While surrogate mothers often have limited contact with the child or children after birth, human studies have shown that even short-term maternal-neonate separation stresses babies and can cause dramatic heart rate variability and lower quiet sleep duration, she wrote. 

Trauma associated with early loss of a parent/caregiver also can affect learning, behavior and health, according to Lynch. 

Though children are often separated at birth from their surrogate mothers, many states prohibit the separation of puppies from their mother before they are 8 weeks old, according to

Besides the lack of bonding, children of surrogacy are at greater risk because multiple embryos are often implanted to ensure a survivor. And embryos that are deemed “surplus” are subsequently killed in the womb by abortions that are euphemistically described as “selective reductions.”

Children conceived through assisted reproductive technology have experienced stillbirth, preterm birth, cerebral palsy, birth defects and other problems, according to the Ruth Institute. 

A child born through surrogacy could have up to five parents — a gestational mother, genetic mother and father and legally recognized parents. “With or without the documentation, figuring out who you are is a mess from the child’s perspective,” Morse said. 

Many children who have been lied to about their origin eventually discover the truth, Lahl said. “What does that do when you know you were lied to?”

Children’s moral right to be parented by their gestational mother “emanates from a pre-existing embodied relationship, the destruction of which damages both mother and child,” Lynch wrote.

Children deserve to know where they came from, to be raised by a mother and father and to not be manufactured, bought or sold, Gallagher said. Surrogacy is opposed to Church teaching because “it divides conception from gestation and from childrenrearing and it intentionally separates children from one or all of their biological parents,” she said. 

The U.S. bishops said in their 2009 statement: “The child resulting from [surrogacy] arrangements is not the fruit of the spouses’ commitment to procreate only with and through one another. In an important sense, the spouses have decided not to be fully the mother and father of their child, because they have delegated part of their role to others. The procreative aspect of their marital relationship is violated, just as its unitive aspect would be violated by sexual relations with a person outside the marriage.”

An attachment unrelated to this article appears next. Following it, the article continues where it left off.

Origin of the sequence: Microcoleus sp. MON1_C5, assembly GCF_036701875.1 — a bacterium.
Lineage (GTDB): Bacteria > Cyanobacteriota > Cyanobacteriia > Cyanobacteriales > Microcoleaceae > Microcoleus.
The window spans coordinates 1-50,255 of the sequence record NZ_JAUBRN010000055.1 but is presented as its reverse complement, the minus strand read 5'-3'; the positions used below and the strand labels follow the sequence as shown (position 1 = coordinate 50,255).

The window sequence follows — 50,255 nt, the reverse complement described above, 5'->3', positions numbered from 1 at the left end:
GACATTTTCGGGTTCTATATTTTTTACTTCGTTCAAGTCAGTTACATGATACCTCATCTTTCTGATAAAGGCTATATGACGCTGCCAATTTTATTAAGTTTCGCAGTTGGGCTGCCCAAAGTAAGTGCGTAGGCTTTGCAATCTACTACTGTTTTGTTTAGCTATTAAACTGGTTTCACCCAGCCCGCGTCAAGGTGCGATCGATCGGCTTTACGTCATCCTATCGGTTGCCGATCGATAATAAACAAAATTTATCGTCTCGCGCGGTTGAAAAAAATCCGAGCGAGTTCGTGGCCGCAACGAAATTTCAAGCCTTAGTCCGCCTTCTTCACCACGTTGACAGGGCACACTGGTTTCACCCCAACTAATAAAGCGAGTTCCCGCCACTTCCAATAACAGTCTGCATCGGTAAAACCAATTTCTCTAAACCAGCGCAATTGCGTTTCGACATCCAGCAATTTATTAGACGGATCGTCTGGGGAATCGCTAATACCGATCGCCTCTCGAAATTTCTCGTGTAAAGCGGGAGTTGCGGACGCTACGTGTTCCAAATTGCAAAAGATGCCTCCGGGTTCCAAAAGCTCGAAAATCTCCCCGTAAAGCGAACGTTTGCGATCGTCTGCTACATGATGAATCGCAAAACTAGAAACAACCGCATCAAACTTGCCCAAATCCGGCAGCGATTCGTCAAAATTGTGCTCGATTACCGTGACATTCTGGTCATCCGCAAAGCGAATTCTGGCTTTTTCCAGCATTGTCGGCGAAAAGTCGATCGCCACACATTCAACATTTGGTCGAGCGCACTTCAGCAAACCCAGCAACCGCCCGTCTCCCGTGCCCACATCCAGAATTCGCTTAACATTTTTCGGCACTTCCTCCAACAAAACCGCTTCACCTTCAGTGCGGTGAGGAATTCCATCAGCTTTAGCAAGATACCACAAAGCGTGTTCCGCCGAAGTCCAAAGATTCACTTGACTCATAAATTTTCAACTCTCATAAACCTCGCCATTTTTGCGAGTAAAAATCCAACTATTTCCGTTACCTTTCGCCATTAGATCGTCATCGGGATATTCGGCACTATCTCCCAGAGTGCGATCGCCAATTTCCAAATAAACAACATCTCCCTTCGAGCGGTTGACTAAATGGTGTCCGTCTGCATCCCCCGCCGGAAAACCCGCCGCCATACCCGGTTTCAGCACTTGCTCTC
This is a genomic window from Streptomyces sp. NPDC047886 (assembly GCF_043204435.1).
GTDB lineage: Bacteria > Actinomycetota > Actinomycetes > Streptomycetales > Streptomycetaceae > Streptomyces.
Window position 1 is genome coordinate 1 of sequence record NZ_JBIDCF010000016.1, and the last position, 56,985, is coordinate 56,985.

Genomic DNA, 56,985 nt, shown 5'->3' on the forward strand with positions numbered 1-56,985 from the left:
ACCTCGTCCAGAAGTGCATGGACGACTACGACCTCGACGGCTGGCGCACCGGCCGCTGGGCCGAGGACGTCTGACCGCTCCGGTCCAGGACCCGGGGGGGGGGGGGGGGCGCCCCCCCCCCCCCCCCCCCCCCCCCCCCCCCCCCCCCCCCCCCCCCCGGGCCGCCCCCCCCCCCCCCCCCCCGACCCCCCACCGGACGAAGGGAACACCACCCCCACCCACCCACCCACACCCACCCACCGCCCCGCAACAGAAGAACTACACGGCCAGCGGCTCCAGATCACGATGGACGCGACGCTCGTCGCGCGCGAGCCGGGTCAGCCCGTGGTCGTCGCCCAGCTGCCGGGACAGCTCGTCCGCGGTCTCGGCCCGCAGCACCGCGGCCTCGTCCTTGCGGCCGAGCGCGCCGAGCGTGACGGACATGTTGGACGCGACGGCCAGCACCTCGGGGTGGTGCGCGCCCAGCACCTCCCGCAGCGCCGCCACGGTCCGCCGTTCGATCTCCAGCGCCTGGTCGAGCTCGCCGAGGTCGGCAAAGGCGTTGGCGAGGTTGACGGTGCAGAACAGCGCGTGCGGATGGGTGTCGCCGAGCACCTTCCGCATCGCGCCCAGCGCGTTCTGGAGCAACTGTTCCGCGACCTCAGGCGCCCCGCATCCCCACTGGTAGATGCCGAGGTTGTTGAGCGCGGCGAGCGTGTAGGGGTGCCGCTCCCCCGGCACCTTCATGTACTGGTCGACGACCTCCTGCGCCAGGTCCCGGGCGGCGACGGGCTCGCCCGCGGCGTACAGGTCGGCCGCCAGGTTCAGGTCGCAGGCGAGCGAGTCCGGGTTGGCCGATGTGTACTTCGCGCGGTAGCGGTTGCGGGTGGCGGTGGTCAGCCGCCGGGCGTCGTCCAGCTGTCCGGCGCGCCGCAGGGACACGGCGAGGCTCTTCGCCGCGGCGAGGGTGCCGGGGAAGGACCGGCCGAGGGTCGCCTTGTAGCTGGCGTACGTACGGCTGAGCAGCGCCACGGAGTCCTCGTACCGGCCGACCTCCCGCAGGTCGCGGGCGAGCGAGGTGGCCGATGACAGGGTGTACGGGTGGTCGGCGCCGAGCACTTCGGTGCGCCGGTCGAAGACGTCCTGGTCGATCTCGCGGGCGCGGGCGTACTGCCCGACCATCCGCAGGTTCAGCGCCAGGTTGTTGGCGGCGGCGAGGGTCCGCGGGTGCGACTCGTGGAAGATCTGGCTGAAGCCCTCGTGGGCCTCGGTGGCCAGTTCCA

Harms to Surrogate Mothers

While surrogacy hurts the marriage relationship, women carrying children are dehumanized by being called “gestational carriers,” according to the Centers for Disease Control and Prevention.

Poorer women and military wives who often become surrogates are desperate for the money, don’t understanding the risks and don’t think they will bond with the baby, Lahl said. Surrogates are paid between $25,000 to $60,000. Intended parents can pay $300,000, depending on the number of fertilization attempts.

Commodifying children will change society’s attitude toward them, just as legalized abortion changed attitudes about developing children, Gallagher said. Increased human trafficking may be a consequence. “That’s why [surrogacy] is being banned in South America and other countries because it does lead to trafficking of women and children,” Gallagher said.

Online surrogacy providers claim surrogate mothers aren’t selling babies but are being compensated for being pregnant. However, the child is treated like a commodity, and this will increase, said Brian Clowes, director of research and training at Front Royal, Virginia-based Human Life International. 

Surrogacy is part of a general coarsening of society, but we’re told we can’t judge and must be tolerant, Clowes said. “These evils grow almost unchecked, and everyone looks at them — and at first horrified — and shrugs ‘what can I do?’”

Catholics should speak up in opposition, Morse said. If they “don’t stand up and scream about this, no one will,” she said. “We better — because it’s a travesty.”

Surrogacy isn’t the only option, Bare said.

“People want their own child, I get that, but there are so many kids out there who can be adopted,” she said. “I would never have done this if I knew just a fraction of what I know now.”